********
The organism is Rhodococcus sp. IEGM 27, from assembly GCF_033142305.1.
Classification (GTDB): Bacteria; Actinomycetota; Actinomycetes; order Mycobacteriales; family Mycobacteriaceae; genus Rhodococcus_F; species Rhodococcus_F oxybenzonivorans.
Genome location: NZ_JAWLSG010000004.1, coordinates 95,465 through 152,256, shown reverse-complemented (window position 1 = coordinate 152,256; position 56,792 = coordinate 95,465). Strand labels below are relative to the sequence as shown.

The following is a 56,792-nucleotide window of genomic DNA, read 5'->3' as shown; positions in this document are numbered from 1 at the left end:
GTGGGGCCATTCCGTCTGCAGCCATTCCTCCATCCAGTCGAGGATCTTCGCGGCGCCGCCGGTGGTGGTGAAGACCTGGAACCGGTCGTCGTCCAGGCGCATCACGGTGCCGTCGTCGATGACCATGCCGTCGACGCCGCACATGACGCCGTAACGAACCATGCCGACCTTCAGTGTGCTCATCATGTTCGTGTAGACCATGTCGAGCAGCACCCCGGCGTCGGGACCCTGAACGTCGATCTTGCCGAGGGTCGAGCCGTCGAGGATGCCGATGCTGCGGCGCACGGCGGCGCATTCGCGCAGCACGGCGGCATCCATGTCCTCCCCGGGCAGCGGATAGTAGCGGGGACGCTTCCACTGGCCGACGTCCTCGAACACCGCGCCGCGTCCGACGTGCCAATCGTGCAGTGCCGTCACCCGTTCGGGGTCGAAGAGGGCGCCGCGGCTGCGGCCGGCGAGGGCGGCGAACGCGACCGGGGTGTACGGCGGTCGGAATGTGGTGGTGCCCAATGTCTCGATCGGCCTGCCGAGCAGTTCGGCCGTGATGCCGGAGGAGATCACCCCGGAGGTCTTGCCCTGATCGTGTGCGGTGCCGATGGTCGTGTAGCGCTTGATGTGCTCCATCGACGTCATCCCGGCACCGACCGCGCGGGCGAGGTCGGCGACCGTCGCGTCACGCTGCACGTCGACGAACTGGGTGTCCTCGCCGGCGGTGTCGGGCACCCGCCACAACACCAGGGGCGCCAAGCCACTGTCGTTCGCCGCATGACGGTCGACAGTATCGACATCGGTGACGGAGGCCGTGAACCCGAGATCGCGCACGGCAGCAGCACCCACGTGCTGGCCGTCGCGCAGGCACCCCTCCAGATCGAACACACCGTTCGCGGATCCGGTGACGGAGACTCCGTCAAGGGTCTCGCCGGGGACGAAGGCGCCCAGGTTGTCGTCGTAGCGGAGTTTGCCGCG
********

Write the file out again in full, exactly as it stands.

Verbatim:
The organism is Rhodococcus sp. IEGM 27, from assembly GCF_033142305.1.
Classification (GTDB): Bacteria; Actinomycetota; Actinomycetes; order Mycobacteriales; family Mycobacteriaceae; genus Rhodococcus_F; species Rhodococcus_F oxybenzonivorans.
Genome location: NZ_JAWLSG010000004.1, coordinates 95,465 through 152,256, shown reverse-complemented (window position 1 = coordinate 152,256; position 56,792 = coordinate 95,465). Strand labels below are relative to the sequence as shown.

The following is a 56,792-nucleotide window of genomic DNA, read 5'->3' as shown; positions in this document are numbered from 1 at the left end:
GTGGGGCCATTCCGTCTGCAGCCATTCCTCCATCCAGTCGAGGATCTTCGCGGCGCCGCCGGTGGTGGTGAAGACCTGGAACCGGTCGTCGTCCAGGCGCATCACGGTGCCGTCGTCGATGACCATGCCGTCGACGCCGCACATGACGCCGTAACGAACCATGCCGACCTTCAGTGTGCTCATCATGTTCGTGTAGACCATGTCGAGCAGCACCCCGGCGTCGGGACCCTGAACGTCGATCTTGCCGAGGGTCGAGCCGTCGAGGATGCCGATGCTGCGGCGCACGGCGGCGCATTCGCGCAGCACGGCGGCATCCATGTCCTCCCCGGGCAGCGGATAGTAGCGGGGACGCTTCCACTGGCCGACGTCCTCGAACACCGCGCCGCGTCCGACGTGCCAATCGTGCAGTGCCGTCACCCGTTCGGGGTCGAAGAGGGCGCCGCGGCTGCGGCCGGCGAGGGCGGCGAACGCGACCGGGGTGTACGGCGGTCGGAATGTGGTGGTGCCCAATGTCTCGATCGGCCTGCCGAGCAGTTCGGCCGTGATGCCGGAGGAGATCACCCCGGAGGTCTTGCCCTGATCGTGTGCGGTGCCGATGGTCGTGTAGCGCTTGATGTGCTCCATCGACGTCATCCCGGCACCGACCGCGCGGGCGAGGTCGGCGACCGTCGCGTCACGCTGCACGTCGACGAACTGGGTGTCCTCGCCGGCGGTGTCGGGCACCCGCCACAACACCAGGGGCGCCAAGCCACTGTCGTTCGCCGCATGACGGTCGACAGTATCGACATCGGTGACGGAGGCCGTGAACCCGAGATCGCGCACGGCAGCAGCACCCACGTGCTGGCCGTCGCGCAGGCACCCCTCCAGATCGAACACACCGTTCGCGGATCCGGTGACGGAGACTCCGTCAAGGGTCTCGCCGGGGACGAAGGCGCCCAGGTTGTCGTCGTAGCGGAGTTTGCCGCG